Shaping future leaders through Laudato Si’

July 6, 2020

Enélida Hernández, not pictured, helped her students connect with nature earlier this year before the coronavirus pandemic.

Enélida Hernández of the Canary Islands in Spain noticed that her students lacked a connection with nature.

They didn’t garden, and they rarely spent time away from their city of 50,000 people, in solitude with nature.

In fact, their knowledge about the world around them was so scarce they didn’t understand where their food came from and who produced it.

The students didn’t know cows produce milk or that potatoes come from the soil.

“Food comes from the mall,” Hernández remembers her students thinking. “They see all of the produce there . . . The students are very far away from nature.”

With Laudato Si’ in mind, she is changing that. Earlier this year, Hernández used Pope Francis’ world-changing encyclical on climate change and ecology and her Laudato Si’ Animator training to educate her students and transform her school.

Enélida Hernández

Hernández teaches Spanish, literature, and college-prep courses to about 200 students ages 12-17 in the Canary Islands. She also serves as her Catholic school’s pastoral coordinator.

To help her students gain an appreciation for nature, she strengthened the school’s project with Cáritas Diocesanas and helped a group of students nurture a quarter-acre of urban gardens.

The students planted, watered, and harvested the vegetables, including onions, tomatoes, lettuce, cabbage, and potatoes. (The students will no longer wonder about the origin of the latter.)

In January and February, before the coronavirus pandemic hit Spain, 45 students spent at least two hours a week caring for the orchard and growing closer with creation.

Their commitment was so strong some opted to spend their Saturday mornings caring for the orchard rather than lying in bed.

Hernandez’s students grew closer with creation earlier this year.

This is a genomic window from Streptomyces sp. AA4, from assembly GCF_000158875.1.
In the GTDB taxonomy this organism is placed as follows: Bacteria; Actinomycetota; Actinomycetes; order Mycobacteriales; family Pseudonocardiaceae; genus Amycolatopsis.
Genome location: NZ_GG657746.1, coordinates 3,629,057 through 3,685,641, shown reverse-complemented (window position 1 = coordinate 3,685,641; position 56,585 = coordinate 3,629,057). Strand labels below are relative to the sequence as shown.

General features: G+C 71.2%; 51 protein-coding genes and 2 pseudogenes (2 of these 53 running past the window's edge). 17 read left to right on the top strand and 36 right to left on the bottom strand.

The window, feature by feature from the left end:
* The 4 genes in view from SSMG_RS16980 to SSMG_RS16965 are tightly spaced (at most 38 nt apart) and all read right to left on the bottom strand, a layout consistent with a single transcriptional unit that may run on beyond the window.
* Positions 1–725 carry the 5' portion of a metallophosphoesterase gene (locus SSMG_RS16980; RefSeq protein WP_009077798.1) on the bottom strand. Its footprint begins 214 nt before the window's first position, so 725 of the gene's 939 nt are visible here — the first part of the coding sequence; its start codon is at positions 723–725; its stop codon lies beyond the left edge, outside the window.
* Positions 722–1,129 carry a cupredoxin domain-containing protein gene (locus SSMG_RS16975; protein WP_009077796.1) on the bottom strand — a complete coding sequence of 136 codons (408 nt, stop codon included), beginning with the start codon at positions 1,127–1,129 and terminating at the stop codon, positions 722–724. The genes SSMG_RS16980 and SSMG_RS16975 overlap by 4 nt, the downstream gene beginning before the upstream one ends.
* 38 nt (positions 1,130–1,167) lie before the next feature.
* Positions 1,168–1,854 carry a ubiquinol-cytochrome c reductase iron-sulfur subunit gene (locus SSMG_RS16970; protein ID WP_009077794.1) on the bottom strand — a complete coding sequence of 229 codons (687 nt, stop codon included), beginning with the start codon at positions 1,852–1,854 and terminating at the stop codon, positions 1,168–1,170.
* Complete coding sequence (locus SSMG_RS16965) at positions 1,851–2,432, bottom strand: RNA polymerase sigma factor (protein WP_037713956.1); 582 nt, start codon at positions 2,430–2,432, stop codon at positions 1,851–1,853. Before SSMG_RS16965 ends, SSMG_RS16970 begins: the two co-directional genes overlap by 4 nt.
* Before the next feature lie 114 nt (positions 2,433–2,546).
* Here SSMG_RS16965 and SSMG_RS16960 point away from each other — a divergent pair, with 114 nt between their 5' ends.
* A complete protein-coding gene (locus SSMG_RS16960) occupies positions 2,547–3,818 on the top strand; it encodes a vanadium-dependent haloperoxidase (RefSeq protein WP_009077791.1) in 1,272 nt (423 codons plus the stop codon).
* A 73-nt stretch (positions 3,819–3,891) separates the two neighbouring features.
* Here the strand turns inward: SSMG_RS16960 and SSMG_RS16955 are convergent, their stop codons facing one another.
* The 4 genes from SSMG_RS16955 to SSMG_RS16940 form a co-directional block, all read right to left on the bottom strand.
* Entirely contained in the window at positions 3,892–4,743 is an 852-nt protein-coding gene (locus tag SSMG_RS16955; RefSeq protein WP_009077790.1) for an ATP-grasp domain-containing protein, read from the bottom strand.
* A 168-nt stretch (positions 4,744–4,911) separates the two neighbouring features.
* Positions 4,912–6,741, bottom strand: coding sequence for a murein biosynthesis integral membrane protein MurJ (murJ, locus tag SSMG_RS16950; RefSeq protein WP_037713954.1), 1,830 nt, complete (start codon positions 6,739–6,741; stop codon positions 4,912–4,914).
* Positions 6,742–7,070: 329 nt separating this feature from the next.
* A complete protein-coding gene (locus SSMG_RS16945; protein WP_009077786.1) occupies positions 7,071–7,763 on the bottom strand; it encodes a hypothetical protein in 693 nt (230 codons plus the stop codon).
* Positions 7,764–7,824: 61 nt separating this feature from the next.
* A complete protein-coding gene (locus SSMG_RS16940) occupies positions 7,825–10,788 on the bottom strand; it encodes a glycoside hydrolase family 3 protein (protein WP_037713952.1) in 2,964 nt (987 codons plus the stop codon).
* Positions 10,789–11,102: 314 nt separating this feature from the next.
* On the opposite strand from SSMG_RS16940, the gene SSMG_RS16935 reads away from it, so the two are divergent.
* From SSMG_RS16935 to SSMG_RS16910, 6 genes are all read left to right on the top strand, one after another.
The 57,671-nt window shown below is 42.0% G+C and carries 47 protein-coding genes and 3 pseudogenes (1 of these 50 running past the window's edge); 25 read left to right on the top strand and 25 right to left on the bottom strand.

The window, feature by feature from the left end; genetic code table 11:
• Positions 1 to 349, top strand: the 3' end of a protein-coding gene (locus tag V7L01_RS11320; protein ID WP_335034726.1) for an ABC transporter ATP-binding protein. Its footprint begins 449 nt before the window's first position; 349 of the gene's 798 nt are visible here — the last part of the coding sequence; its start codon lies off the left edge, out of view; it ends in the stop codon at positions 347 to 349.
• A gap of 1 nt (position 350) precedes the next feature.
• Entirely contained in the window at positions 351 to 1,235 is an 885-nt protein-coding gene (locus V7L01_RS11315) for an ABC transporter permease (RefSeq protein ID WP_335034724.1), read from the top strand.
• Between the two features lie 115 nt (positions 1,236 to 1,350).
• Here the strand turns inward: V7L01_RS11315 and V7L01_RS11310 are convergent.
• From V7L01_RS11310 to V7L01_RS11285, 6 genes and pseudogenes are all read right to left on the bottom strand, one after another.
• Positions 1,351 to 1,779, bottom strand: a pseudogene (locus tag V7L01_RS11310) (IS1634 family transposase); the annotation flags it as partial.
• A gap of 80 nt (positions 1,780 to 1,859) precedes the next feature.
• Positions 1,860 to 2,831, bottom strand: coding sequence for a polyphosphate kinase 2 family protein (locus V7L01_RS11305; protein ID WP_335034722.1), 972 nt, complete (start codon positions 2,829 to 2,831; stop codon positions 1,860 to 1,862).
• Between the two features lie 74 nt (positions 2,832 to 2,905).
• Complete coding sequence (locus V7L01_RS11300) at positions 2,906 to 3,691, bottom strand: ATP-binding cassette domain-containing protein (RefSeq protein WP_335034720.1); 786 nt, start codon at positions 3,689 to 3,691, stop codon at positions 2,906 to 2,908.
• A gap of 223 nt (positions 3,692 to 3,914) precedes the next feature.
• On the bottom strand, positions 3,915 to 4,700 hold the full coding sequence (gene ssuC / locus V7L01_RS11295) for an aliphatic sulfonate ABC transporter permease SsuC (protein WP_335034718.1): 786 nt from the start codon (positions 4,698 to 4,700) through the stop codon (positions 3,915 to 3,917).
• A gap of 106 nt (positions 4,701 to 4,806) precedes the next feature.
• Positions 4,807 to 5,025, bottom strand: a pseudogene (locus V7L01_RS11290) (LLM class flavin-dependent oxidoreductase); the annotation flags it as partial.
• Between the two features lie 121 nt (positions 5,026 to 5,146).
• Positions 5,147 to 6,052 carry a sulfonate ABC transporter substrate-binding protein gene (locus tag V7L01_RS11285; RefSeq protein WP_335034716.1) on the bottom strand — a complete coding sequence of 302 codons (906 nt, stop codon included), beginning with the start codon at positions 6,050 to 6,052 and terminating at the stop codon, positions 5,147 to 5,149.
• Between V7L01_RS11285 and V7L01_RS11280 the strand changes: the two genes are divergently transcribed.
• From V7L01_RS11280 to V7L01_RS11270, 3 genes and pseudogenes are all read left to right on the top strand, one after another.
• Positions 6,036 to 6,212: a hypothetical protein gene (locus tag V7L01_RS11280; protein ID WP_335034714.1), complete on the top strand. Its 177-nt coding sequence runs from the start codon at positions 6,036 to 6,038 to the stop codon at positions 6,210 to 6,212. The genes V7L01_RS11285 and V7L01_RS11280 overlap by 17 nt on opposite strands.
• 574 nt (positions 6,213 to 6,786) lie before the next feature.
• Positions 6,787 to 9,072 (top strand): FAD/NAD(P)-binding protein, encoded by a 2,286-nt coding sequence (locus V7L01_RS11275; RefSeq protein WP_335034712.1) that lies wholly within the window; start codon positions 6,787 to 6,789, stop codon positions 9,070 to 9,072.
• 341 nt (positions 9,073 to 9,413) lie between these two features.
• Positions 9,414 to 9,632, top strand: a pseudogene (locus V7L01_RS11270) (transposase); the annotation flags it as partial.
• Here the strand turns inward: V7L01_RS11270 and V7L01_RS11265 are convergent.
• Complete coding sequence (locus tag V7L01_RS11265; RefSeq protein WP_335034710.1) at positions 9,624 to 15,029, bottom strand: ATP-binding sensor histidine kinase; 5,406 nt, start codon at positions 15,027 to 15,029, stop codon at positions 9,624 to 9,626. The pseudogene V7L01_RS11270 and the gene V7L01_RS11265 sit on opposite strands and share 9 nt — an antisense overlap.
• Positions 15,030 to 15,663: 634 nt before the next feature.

In March, Hernández enrolled in the Global Catholic Climate Movement’s Laudato Si’ Animator program, where she received free, in-depth online training in her language about the tenets of Laudato Si’ and the root causes of climate change.

That training helped her truly amplify Laudato Si’s message of hope and action for creation throughout her school.

Every Laudato Si’ Animator ends the training with a final project. For hers, Hernández launched a Laudato Si’ Circle, small groups that meet regularly to deepen their relationship with God as Creator and all of creation.

She connected with her fellow teachers, who also wanted to improve their students’ relationships with creation, and the teachers met biweekly (online), uniting in solidarity for prayer and reflection.

Later on in their Circle meetings, they thought of ways to bring the teachings of Laudato Si’ into every subject the school offers.

“We felt the need to teach the children another way of life, to have respect for themselves, respect for others, and respect for nature,” she said.

For instance, in economics, they agreed to connect the teaching of globalization with how Laudato Si’ addresses the topic. In Spanish classes, teachers will start assigning and reading texts that have a connection with the themes and life-giving messages of Laudato Si’.

Class by class and student by student, Hernández is helping transform her community’s present and future.

“We are working to care for our common home,” Hernández said. “Climate change is urgent . . They understand that they need to have a solution to this problem.”